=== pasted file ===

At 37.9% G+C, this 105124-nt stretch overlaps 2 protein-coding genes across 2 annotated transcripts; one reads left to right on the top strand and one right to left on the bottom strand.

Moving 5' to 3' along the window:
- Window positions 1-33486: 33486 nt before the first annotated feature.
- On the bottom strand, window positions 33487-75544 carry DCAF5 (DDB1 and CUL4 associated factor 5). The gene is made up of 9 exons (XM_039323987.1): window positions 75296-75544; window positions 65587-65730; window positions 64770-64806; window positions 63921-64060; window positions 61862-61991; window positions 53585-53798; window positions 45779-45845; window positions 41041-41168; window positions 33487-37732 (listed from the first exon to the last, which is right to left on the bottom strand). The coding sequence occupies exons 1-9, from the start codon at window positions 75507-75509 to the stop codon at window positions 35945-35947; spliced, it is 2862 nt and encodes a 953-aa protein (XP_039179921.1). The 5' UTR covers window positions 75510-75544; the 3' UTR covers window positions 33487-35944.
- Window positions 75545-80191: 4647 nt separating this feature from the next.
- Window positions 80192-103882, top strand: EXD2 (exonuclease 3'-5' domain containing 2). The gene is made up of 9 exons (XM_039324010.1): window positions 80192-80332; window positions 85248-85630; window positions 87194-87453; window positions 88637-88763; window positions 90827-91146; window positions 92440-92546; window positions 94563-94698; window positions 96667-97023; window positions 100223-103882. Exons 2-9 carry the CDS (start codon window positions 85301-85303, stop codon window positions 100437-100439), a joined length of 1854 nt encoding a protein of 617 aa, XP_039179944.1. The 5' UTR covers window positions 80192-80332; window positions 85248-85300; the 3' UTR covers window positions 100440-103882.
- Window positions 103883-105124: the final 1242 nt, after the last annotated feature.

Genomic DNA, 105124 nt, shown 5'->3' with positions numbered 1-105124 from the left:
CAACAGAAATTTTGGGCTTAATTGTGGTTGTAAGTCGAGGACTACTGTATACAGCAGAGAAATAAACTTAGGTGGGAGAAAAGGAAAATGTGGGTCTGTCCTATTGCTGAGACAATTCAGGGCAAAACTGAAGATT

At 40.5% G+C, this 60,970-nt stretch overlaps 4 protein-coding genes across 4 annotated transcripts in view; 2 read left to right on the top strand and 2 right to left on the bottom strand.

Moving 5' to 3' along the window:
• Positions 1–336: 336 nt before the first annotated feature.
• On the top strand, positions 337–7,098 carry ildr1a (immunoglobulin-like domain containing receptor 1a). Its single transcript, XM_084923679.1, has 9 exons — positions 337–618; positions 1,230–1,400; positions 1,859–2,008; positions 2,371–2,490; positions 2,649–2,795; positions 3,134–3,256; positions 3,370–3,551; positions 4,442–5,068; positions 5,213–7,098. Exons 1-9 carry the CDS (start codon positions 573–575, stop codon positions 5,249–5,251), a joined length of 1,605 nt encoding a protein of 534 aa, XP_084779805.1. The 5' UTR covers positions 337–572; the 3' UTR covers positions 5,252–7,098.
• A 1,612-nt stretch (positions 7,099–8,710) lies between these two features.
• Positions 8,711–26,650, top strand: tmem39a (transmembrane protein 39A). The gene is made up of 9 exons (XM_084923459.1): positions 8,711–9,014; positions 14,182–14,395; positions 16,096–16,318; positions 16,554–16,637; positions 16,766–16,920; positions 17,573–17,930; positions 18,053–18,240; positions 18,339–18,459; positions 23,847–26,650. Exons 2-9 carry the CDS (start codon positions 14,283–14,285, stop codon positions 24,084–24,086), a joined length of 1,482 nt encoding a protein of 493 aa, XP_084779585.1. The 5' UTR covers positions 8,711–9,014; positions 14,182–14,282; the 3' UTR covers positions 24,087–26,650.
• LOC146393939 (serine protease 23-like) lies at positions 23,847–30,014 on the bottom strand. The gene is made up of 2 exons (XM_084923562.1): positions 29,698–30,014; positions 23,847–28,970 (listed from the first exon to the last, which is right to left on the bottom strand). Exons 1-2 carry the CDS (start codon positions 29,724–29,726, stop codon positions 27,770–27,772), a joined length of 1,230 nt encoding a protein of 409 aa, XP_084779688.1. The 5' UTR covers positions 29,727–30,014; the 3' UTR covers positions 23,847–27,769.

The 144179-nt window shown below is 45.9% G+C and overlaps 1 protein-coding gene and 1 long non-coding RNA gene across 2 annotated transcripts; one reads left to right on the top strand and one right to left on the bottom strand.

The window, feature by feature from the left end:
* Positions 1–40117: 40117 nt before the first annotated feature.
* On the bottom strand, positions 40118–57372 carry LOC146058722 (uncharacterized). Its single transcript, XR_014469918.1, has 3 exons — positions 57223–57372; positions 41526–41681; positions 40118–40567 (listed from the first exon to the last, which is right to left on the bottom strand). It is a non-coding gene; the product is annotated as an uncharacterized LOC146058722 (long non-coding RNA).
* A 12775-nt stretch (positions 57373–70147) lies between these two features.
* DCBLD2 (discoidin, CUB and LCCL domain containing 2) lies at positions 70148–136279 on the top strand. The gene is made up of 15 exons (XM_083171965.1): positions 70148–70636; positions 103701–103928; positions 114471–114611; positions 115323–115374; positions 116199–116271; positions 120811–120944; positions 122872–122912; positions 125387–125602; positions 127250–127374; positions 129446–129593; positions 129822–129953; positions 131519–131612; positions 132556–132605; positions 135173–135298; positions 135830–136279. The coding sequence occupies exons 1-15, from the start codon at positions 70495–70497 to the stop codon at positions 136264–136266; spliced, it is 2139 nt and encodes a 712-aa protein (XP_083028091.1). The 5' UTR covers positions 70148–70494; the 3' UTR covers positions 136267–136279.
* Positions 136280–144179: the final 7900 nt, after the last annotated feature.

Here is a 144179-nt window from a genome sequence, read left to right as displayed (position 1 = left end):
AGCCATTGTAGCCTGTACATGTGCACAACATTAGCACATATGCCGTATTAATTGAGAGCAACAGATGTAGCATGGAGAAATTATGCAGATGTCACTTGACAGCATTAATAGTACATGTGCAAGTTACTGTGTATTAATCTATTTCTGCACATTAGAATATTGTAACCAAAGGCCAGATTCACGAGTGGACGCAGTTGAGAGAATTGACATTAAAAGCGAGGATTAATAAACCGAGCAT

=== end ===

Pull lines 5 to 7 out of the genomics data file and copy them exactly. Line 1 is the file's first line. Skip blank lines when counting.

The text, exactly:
- Window positions 75545-80191: 4647 nt separating this feature from the next.
- Window positions 80192-103882, top strand: EXD2 (exonuclease 3'-5' domain containing 2). The gene is made up of 9 exons (XM_039324010.1): window positions 80192-80332; window positions 85248-85630; window positions 87194-87453; window positions 88637-88763; window positions 90827-91146; window positions 92440-92546; window positions 94563-94698; window positions 96667-97023; window positions 100223-103882. Exons 2-9 carry the CDS (start codon window positions 85301-85303, stop codon window positions 100437-100439), a joined length of 1854 nt encoding a protein of 617 aa, XP_039179944.1. The 5' UTR covers window positions 80192-80332; window positions 85248-85300; the 3' UTR covers window positions 100440-103882.
- Window positions 103883-105124: the final 1242 nt, after the last annotated feature.